The Imani African-American Dance Company, one of only two in the Cleveland area, launched its second full season at the Garfield Heights Community Center with a show and anniversary celebration on September 23.”
“…By the end of the 1985 season, 160 pupils had come to the Imani classes, which include African, modern, improvisational and children’s creative dance….By the end of the last season (1985) the Imani company had performed and put on workshops on African-American dance before 12, 000 people in schools and community organizations.” Jim Konkoly-Sun Newspaper; Cleveland, 1985
Now, that’s still news! I have worked in and with artistic organizations for 20 years. I am well aware of how difficult it is to reach the populations, particularly in schools and community groups. A major performance at a festival can boosts the stats. Reaching 12,000 people through teaching and performing in schools and community groups is a phenomenal feat. I am still impressed.
Linda says she formed Imani because,“There weren’t any consistent African dance and drum classes and people were interested in learning about their culture. After going to the Chuck Davis dance and drum classes and seeing all of the mothers, fathers and children dancing together, I decided to focus on everyone so that I could actually create a village.”
Creating villages is exactly what Linda did. “Sometimes I would have as many as 100 men women and children in my classes ages 21 months to 70 years of age. I did not just focus on women. I taught anyone who came to me. I taught juvenile detention centers with young men that had simply given up on their lives. After about one hour I would have them playing drums and dancing for each other. Rival gang members would encourage each other to not give up on the rhythms or the movements that I was trying to get them to perform. They would become like little boys again. Then I would sit and talk to them about their lives and choices. The drum was the tool to open them up. I have worked in the maximum security prison for men and women teaching long-term drum and dance programs.”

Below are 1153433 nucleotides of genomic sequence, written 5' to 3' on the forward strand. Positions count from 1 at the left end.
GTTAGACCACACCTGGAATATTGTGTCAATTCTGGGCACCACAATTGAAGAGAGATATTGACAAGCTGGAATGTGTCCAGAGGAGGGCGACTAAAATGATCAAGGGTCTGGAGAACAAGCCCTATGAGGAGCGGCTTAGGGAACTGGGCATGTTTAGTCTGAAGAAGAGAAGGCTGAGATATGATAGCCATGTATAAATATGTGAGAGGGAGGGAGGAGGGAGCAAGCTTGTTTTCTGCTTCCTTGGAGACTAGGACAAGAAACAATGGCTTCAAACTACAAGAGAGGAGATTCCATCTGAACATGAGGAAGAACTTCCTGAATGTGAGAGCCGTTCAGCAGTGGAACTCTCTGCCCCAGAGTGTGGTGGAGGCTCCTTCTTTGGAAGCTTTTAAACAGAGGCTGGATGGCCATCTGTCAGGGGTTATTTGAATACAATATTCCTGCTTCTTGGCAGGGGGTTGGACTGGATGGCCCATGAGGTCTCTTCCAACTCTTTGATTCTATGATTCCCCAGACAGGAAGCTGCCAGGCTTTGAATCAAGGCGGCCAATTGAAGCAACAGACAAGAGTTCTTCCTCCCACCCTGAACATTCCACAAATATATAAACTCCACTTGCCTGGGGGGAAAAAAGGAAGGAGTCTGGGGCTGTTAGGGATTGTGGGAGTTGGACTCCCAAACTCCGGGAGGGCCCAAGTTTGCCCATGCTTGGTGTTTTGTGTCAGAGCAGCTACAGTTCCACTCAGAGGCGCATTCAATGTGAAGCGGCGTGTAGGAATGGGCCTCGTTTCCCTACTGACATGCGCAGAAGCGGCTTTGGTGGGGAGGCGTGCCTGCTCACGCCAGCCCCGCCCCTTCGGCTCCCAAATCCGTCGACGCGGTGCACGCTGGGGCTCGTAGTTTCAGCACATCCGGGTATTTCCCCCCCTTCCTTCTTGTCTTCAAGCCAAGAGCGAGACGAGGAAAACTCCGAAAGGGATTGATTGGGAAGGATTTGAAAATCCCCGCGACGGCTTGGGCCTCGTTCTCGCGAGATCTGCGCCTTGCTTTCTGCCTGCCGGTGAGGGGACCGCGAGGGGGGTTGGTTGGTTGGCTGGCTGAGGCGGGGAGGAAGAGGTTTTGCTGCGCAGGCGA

Linda is a consummate performer. Major performances include; Cleveland Art Museum, Cleveland Natural History Museum, Oberlin College, Case Western Reserve, Michigan State University, Cain Park Amphitheater, Minneapolis Cultural Gardens , a nationally televised performance with the Cleveland Orchestra and Dance Africa Chicago. She composes her own music and has composed music for an adaptation of Wole Soyinka’s, ‘The Bacchae’.
Many know Linda from her performances in the middle years of the Michigan Womyn’s Music Festival where she performed with many female musicians on the day stage and night stages. These performances included work with Edwina Lee Tyler, Ubaka Hill, Nuru Abena, Debra McGee, Roberta Stokes, Nydia, Virginia Lopez, Carolyn Brandy and Phyllis Bethel. It was Linda’s work at Mich Fest, sharing her work with over 10,000 women at a time, that she became a grandmother of the Women’s drumming movement.
Linda’s work is also focused in the Orisha Community. She says that, “In the beginning the men would not let me play the drum during ceremonies; only sing. Then I went to a Bembe where I saw other women playing for their own Orisha. From that point on I have played for my own Orisha and for other priests as well. Her Excellency, Aina Olomo, has always encouraged me to play. She appreciates my ability to touch people with my drumming.
Many of us prefer the stage to community service. Many of us do a combination. Linda has done both but here is a woman who has dedicated most of her life to using the drum in service to Spirit, youth, inmates and the isolated. Linda has produced one CD, ‘Sacred Waters’. The long awaited second is in process. She continues her work teaching drumming and music in Texas and writing music and books for children.
One of her most prominent accomplishments was the formation of the Imani Dance and Drum Ensemble in Cleveland, Ohio. Of Jones’ work and the Imani company, one particular article said it all: